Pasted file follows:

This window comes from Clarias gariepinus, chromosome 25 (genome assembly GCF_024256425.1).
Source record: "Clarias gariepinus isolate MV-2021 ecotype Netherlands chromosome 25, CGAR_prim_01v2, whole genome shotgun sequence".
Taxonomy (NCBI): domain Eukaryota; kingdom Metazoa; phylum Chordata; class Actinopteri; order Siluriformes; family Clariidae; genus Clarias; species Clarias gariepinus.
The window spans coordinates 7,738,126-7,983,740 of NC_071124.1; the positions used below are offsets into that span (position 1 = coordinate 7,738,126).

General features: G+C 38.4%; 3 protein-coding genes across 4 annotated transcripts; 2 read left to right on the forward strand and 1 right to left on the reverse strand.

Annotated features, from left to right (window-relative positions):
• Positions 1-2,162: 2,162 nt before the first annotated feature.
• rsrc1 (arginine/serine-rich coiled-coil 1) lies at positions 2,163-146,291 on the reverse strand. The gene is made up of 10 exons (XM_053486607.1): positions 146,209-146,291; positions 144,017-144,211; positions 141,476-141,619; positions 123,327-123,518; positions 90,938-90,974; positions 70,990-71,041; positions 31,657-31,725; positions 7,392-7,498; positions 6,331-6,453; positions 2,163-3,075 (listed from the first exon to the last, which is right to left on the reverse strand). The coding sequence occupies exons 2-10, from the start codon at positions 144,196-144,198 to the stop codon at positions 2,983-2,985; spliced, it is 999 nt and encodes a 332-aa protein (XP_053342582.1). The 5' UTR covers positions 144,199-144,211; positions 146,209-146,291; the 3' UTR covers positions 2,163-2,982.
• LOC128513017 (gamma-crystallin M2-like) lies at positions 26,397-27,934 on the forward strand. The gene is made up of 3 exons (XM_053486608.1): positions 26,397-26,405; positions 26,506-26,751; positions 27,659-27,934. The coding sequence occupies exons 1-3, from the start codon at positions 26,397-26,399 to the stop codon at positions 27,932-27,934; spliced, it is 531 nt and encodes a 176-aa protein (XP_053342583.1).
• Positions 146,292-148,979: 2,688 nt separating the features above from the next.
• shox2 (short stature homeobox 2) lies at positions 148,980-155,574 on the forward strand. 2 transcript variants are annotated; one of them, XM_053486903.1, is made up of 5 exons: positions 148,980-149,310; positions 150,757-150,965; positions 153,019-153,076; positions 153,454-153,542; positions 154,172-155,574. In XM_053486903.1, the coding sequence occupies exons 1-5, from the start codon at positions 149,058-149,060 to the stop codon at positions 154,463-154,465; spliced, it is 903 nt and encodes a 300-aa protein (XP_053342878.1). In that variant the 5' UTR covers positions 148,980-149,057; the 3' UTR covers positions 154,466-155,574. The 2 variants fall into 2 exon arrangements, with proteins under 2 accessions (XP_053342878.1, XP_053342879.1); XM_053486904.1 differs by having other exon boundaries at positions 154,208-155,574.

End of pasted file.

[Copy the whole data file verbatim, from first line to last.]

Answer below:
This window comes from Clarias gariepinus, chromosome 25 (genome assembly GCF_024256425.1).
Source record: "Clarias gariepinus isolate MV-2021 ecotype Netherlands chromosome 25, CGAR_prim_01v2, whole genome shotgun sequence".
Taxonomy (NCBI): domain Eukaryota; kingdom Metazoa; phylum Chordata; class Actinopteri; order Siluriformes; family Clariidae; genus Clarias; species Clarias gariepinus.
The window spans coordinates 7,738,126-7,983,740 of NC_071124.1; the positions used below are offsets into that span (position 1 = coordinate 7,738,126).

General features: G+C 38.4%; 3 protein-coding genes across 4 annotated transcripts; 2 read left to right on the forward strand and 1 right to left on the reverse strand.

Annotated features, from left to right (window-relative positions):
• Positions 1-2,162: 2,162 nt before the first annotated feature.
• rsrc1 (arginine/serine-rich coiled-coil 1) lies at positions 2,163-146,291 on the reverse strand. The gene is made up of 10 exons (XM_053486607.1): positions 146,209-146,291; positions 144,017-144,211; positions 141,476-141,619; positions 123,327-123,518; positions 90,938-90,974; positions 70,990-71,041; positions 31,657-31,725; positions 7,392-7,498; positions 6,331-6,453; positions 2,163-3,075 (listed from the first exon to the last, which is right to left on the reverse strand). The coding sequence occupies exons 2-10, from the start codon at positions 144,196-144,198 to the stop codon at positions 2,983-2,985; spliced, it is 999 nt and encodes a 332-aa protein (XP_053342582.1). The 5' UTR covers positions 144,199-144,211; positions 146,209-146,291; the 3' UTR covers positions 2,163-2,982.
• LOC128513017 (gamma-crystallin M2-like) lies at positions 26,397-27,934 on the forward strand. The gene is made up of 3 exons (XM_053486608.1): positions 26,397-26,405; positions 26,506-26,751; positions 27,659-27,934. The coding sequence occupies exons 1-3, from the start codon at positions 26,397-26,399 to the stop codon at positions 27,932-27,934; spliced, it is 531 nt and encodes a 176-aa protein (XP_053342583.1).
• Positions 146,292-148,979: 2,688 nt separating the features above from the next.
• shox2 (short stature homeobox 2) lies at positions 148,980-155,574 on the forward strand. 2 transcript variants are annotated; one of them, XM_053486903.1, is made up of 5 exons: positions 148,980-149,310; positions 150,757-150,965; positions 153,019-153,076; positions 153,454-153,542; positions 154,172-155,574. In XM_053486903.1, the coding sequence occupies exons 1-5, from the start codon at positions 149,058-149,060 to the stop codon at positions 154,463-154,465; spliced, it is 903 nt and encodes a 300-aa protein (XP_053342878.1). In that variant the 5' UTR covers positions 148,980-149,057; the 3' UTR covers positions 154,466-155,574. The 2 variants fall into 2 exon arrangements, with proteins under 2 accessions (XP_053342878.1, XP_053342879.1); XM_053486904.1 differs by having other exon boundaries at positions 154,208-155,574.